Solar photovoltaic (PV) project development is expanding throughout Southside and Southwestern Virginia. Projects are being developed at a variety of scales and clientele are evaluating variety of project types with each raising a variety of questions confounding efficient project exploration and raising project uncertainty. The situation can further be confounded by utility interconnect and billing impact uncertainty, among other factors. While renewable energy projects often represent a significant capex by the owner, relatively smaller projects often lack an independent feasibility study accounting for projected project costs, benefits, performance and uncertainty. Instead, capex decisions may be made based on vendor-supplied information alone, which itself may not fully convey projected project costs, benefits, performance, and uncertainty (e.g., grant success, standby charges, net-metering credit reconciliation, tax implications, etc.). In response, a webinar and a two-day workshop were held to raise awareness and understanding of key considerations of solar PV project investment analysis, and provide a hands-on introduction to the freely available, and validated, System Advisor Model (SAM) energy project decision support tool developed by DOE-NREL (Department of Energy – National Renewable Energy Laboratory). The objectives of these events were to introduce participants to the primary components of solar PV project analysis, and receive an orientation on the steps involved with conducting the analysis via the SAM tool. The workshop was supported by the AEEI program, which is funded by the Virginia Tobacco Indemnification and Revitalization Commission with additional support from Virginia Department of Mines, Minerals and Energy.
Figure 1 describes selected aggregate workshop evaluation results on a 5-point scale (1 star = poor/low, 5 stars = excellent/a lot). 100% of respondents indicated that they would attend this type of workshop again in the future or recommend this workshop to a friend. Participants indicated that some of the most beneficial parts of the workshop related to: learning how to use SAM, learning directly from subject matter experts, obtaining resources to later share with farmers, gaining more hands-on experience with the SAM decision support tool, learning about the current state of the solar industry, learning about SAM applications in the agriculture sector, among other areas. 100% of respondents anticipated sharing, or applying, the information learned through this workshop with others. 100% of respondents identified specific actions they plan to take as a direct result of this workshop, including: contacting farmers to share information, meeting with farmers to review solar projects using SAM, using data and SAM to evaluate projects, better use of SAM to teach about solar analysis, working to build partnerships between the agricultural extension community and NREL, among others.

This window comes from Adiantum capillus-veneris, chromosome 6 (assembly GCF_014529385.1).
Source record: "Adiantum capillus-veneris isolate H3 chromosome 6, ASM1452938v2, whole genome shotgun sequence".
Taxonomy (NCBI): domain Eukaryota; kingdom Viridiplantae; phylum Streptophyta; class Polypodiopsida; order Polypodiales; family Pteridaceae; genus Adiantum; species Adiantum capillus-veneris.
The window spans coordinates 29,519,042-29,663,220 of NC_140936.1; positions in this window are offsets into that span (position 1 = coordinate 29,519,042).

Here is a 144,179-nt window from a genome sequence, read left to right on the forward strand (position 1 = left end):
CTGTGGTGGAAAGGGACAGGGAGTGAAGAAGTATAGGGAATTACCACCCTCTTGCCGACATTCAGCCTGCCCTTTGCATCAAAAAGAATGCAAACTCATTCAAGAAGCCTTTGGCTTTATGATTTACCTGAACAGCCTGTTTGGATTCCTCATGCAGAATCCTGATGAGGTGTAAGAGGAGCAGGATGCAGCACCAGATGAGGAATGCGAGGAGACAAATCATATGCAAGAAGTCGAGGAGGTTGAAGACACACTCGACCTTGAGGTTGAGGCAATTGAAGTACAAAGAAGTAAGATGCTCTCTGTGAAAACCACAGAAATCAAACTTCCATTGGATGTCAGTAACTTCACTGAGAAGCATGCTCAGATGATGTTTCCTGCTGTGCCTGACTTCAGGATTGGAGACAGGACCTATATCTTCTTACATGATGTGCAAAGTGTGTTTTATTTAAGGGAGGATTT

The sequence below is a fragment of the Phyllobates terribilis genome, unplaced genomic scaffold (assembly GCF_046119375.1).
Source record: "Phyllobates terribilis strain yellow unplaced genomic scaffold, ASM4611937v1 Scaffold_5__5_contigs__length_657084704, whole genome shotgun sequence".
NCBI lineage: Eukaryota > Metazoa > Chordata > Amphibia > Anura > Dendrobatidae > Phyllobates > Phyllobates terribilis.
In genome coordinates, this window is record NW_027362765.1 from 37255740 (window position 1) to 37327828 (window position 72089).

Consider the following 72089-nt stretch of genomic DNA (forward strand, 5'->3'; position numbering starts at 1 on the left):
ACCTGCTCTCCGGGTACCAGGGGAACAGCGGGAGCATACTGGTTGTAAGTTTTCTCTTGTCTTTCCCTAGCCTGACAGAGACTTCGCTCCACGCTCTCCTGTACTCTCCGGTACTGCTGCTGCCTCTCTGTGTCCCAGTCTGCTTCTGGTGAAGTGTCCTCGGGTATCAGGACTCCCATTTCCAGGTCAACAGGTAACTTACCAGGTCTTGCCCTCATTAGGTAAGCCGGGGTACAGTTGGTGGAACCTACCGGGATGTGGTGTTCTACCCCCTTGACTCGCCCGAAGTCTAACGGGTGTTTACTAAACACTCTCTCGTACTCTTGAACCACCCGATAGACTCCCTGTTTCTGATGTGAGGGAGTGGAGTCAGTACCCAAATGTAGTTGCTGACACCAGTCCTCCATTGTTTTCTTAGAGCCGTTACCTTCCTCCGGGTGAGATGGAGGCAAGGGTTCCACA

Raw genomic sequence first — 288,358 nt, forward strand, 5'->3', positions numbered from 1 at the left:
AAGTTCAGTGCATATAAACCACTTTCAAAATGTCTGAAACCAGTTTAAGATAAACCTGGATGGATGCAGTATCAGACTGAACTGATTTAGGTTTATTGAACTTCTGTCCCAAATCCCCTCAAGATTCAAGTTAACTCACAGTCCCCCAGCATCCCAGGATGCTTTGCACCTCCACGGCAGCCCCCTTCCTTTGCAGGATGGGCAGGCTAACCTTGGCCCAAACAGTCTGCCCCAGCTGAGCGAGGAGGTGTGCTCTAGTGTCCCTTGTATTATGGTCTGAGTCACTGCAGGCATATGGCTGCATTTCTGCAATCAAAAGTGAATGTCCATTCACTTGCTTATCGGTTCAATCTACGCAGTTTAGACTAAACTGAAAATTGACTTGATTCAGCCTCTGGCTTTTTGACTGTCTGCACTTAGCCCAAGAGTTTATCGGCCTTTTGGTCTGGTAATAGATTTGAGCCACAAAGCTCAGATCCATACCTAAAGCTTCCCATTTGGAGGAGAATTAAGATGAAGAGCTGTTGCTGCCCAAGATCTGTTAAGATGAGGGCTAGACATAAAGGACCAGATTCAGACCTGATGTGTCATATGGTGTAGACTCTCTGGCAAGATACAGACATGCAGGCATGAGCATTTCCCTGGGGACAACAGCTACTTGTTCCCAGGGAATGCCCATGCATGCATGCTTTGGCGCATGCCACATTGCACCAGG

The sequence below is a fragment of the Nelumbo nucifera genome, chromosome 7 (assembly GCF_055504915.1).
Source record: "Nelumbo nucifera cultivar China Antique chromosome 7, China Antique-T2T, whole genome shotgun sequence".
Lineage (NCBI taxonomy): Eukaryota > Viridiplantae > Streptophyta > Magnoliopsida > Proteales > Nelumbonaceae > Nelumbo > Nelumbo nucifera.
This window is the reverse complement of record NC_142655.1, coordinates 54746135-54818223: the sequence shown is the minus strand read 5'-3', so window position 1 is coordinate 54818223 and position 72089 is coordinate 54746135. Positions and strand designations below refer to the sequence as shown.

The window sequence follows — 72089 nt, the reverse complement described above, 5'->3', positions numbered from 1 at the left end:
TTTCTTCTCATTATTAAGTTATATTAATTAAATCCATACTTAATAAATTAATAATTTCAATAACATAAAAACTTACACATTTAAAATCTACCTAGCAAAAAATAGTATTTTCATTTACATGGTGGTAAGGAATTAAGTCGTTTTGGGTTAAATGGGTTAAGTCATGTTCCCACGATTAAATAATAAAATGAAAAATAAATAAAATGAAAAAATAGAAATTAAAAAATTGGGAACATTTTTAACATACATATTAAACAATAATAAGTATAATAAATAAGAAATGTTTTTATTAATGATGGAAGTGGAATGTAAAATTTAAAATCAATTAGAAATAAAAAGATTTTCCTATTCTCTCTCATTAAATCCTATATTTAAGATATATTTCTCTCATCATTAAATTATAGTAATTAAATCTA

The System Advisor Model (SAM) “…makes performance predictions and cost of energy estimates for grid-connected power projects based on installation and operating costs and system design parameters that you specify as inputs to the model. Projects can be either on the customer side of the utility meter, buying and selling electricity at retail rates, or on the utility side of the meter, selling electricity at a price negotiated through a power purchase agreement (PPA). (source: NREL)” SAM is a freely available decision support tool developed by the U. S. Department of Energy’s National Renewable Energy Lab.
The video link (above) is recording of a live educational webinar held Friday, November 17, 2017 to highlight resources on Solar Photovoltaic Investment Analysis and NREL’s System Advisor Model (SAM). With presentations from Erich Romich (The Ohio State University), John Hay (University of Nebraska), Paul Gilman (NREL SAM Development Team), and John Ignosh (Virginia Tech & Extension). For more info on SAM please visit: https://sam.nrel.gov/ More info on the Solar Photovoltaic Investment Analysis Extension Publication Series, please visit: https://energizeohio.osu.edu/news/ext….